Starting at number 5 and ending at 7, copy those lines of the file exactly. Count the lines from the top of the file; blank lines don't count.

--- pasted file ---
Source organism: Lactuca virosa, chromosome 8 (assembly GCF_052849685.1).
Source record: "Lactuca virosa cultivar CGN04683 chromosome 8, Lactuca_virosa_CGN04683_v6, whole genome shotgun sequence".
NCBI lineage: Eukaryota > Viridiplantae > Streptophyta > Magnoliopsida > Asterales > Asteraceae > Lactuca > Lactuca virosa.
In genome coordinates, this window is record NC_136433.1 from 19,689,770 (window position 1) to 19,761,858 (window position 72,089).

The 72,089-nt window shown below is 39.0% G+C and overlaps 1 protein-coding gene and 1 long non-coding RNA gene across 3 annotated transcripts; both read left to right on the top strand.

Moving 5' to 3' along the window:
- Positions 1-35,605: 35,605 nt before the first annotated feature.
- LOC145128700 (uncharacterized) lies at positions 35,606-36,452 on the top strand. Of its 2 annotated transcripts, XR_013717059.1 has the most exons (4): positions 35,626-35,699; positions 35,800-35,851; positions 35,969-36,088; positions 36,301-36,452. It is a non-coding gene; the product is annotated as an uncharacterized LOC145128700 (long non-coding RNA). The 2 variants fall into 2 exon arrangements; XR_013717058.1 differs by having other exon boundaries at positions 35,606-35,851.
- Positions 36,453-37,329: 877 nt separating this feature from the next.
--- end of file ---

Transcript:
The 72,089-nt window shown below is 39.0% G+C and overlaps 1 protein-coding gene and 1 long non-coding RNA gene across 3 annotated transcripts; both read left to right on the top strand.

Moving 5' to 3' along the window:
- Positions 1-35,605: 35,605 nt before the first annotated feature.